Real-Life Impacts of Inflation
Inflation is a hot topic right now, but how does it actually affect our day-to-day lives? Learn about the real-life impact of high inflation in this guide.
July 18, 2022
This article is provided for informational purposes only and should not be construed as legal or investment advice. Always consult with a professional financial or investment advisor before making investment decisions.
Inflation is on the rise, and the topic is all over the news. But for many of us, inflation isn’t well understood — and its impact on our day-to-day lives isn’t always clear.
This article will set the record straight on some real-life impacts of inflation. We’ll cover how inflation works, why it happens and how it has affected prices so far. Finally, we’ll discuss how readers can prepare their finances for an inflationary environment.
What is inflation?
Inflation is the gradual increase in prices of goods and services over time. Inflation decreases the buying power of currency — meaning the amount you can buy with $1 decreases slowly over time.
In other words, 10 years ago, $1 could buy substantially more than it can today.
For example, in the year 2000, the average movie ticket cost $5.39. In 2021, the average movie ticket cost $9.16. That’s an increase of over 70% in a 21-year period. It now takes 70% more money to buy the same product.
Inflation is usually measured in percentage terms, referring to the yearly rate of inflation. For example, you may see that inflation is running at 3%. This means that the government has calculated that goods and services are increasing at roughly 3% per year. In this case, something that costs $10 today would likely cost around $10.30 at this time next year.
Why does inflation happen?
There are four main causes for inflation:
Increasing production costs: If the price of producing a good or service increases, companies will pass the cost on to customers in the form of higher prices. Costs can rise due to increasing labor costs, increased supply costs or both.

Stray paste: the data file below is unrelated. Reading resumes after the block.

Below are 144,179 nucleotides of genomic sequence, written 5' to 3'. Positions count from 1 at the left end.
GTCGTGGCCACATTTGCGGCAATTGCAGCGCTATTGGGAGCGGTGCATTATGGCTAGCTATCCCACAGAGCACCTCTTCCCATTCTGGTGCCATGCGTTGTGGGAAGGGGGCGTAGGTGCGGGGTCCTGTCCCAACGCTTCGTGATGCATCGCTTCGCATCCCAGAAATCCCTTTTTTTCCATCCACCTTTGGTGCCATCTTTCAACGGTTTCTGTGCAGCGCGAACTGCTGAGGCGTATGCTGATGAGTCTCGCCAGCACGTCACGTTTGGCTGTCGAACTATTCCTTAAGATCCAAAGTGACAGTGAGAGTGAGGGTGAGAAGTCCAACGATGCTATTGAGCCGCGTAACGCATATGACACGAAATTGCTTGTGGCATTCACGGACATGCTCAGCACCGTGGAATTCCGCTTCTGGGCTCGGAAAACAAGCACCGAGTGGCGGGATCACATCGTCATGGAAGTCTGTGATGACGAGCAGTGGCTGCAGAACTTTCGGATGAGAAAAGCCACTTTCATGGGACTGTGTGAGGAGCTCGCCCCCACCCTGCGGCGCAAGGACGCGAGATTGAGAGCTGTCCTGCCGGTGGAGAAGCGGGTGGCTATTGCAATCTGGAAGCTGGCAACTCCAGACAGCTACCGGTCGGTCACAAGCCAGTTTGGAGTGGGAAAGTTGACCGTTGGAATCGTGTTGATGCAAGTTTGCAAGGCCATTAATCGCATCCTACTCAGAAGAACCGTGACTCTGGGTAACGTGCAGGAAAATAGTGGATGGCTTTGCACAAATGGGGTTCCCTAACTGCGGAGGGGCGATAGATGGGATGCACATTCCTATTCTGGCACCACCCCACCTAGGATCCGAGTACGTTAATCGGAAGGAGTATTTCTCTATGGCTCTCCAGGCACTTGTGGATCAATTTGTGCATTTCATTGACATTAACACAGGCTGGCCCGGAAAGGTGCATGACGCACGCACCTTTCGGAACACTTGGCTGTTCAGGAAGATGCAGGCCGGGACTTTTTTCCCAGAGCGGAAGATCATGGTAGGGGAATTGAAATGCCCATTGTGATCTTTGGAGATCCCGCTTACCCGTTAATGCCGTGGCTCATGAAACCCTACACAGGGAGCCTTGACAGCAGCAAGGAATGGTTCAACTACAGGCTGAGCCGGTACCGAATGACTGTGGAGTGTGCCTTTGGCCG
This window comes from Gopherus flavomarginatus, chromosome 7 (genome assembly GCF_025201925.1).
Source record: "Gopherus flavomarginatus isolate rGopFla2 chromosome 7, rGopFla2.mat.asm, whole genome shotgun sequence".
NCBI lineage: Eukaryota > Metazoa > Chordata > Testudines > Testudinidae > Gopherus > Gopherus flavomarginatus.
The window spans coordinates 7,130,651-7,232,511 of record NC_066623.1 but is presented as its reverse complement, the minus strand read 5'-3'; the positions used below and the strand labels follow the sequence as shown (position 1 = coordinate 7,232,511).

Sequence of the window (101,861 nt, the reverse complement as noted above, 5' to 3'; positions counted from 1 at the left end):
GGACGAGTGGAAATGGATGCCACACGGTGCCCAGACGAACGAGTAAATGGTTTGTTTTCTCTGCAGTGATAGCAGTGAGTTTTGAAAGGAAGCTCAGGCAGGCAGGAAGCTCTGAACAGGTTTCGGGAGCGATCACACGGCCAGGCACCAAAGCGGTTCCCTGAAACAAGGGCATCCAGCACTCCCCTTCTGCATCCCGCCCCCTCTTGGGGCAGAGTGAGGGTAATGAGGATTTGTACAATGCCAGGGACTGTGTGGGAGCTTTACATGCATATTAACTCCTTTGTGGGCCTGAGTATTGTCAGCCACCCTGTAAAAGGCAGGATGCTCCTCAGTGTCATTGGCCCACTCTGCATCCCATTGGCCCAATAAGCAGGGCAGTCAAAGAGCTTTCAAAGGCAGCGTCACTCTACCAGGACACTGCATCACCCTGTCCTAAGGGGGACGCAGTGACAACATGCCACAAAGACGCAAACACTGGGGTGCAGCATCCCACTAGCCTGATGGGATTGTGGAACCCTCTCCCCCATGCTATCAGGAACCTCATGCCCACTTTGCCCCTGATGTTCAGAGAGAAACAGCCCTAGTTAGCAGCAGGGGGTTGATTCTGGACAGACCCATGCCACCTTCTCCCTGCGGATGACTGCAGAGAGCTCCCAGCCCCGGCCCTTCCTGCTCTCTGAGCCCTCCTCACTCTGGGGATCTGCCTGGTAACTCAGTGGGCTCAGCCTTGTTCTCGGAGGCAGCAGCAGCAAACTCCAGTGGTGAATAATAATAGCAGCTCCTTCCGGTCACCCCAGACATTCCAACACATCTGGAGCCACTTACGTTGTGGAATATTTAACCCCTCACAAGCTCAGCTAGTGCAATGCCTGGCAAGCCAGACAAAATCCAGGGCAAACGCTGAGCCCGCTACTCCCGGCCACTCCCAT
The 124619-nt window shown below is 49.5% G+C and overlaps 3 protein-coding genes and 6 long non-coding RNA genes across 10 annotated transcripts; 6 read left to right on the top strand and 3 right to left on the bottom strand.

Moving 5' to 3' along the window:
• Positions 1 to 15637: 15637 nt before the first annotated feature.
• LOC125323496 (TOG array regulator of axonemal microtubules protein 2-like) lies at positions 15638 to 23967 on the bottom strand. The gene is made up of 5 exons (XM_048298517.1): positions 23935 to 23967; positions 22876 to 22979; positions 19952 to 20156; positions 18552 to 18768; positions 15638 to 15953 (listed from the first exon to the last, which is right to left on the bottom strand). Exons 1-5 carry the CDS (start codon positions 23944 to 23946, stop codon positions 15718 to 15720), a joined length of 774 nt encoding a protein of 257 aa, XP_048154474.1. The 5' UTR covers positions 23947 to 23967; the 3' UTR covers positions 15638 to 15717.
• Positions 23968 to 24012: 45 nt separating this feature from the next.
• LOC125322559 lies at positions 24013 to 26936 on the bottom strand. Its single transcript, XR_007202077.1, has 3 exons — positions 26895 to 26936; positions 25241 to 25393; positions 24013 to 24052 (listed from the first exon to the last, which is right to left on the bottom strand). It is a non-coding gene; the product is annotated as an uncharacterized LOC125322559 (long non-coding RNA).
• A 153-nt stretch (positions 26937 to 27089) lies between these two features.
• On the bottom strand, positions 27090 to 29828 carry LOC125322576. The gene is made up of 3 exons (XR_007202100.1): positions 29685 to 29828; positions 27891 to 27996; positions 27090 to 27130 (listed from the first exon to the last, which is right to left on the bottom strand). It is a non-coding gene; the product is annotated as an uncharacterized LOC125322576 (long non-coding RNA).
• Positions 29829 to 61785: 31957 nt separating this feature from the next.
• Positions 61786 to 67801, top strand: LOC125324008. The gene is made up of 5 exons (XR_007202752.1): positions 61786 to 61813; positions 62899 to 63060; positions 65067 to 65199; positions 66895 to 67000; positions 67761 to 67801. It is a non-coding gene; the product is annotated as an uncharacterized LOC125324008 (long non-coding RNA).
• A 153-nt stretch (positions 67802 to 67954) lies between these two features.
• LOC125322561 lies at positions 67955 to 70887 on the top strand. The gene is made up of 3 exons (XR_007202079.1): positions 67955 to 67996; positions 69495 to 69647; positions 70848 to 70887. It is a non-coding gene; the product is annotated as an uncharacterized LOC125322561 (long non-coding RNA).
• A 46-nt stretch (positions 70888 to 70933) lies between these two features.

Increased demand: If demand is higher than supply, prices often rise. For example, if there are 10 houses for sale in a town and 30 buyers, chances are that homes will sell for higher than their asking prices due to bidding wars.
Fiscal policy: Fiscal policy refers to the government’s spending and taxation decisions. If the government spends money to stimulate the economy — as they did during the COVID-19 pandemic — this can accelerate inflation.
Monetary policy: Monetary policy refers to actions that the Federal Reserve takes to achieve economic goals. The Fed can lower interest rates, for example. Lower interest rates encourage businesses and consumers to borrow and spend, which can in turn lead to increased demand and higher costs.
What does inflation mean for the economy?
Inflation is a normal process that happens in most developed economies. Low to moderate levels of inflation are to be expected — but when inflation gets too high, it can be problematic for the economy.
Rampant inflation can lead to rising interest rates, as the Fed changes policy to lower inflation. Rising rates can reduce consumer demand and potentially even lead to a recession.
Real-life examples of inflation
Now we know the concept behind inflation — but what does it actually mean for our everyday lives?
Recently, prices have risen dramatically. We’ll use data from:
From June 2021 through June 2022, food prices increased a cumulative 10.4%. That means that a $100 grocery bill in 2021 would now cost $110.40.
Because this dramatic increase took place over just 12 months, many families have had to adjust their budgets to afford food.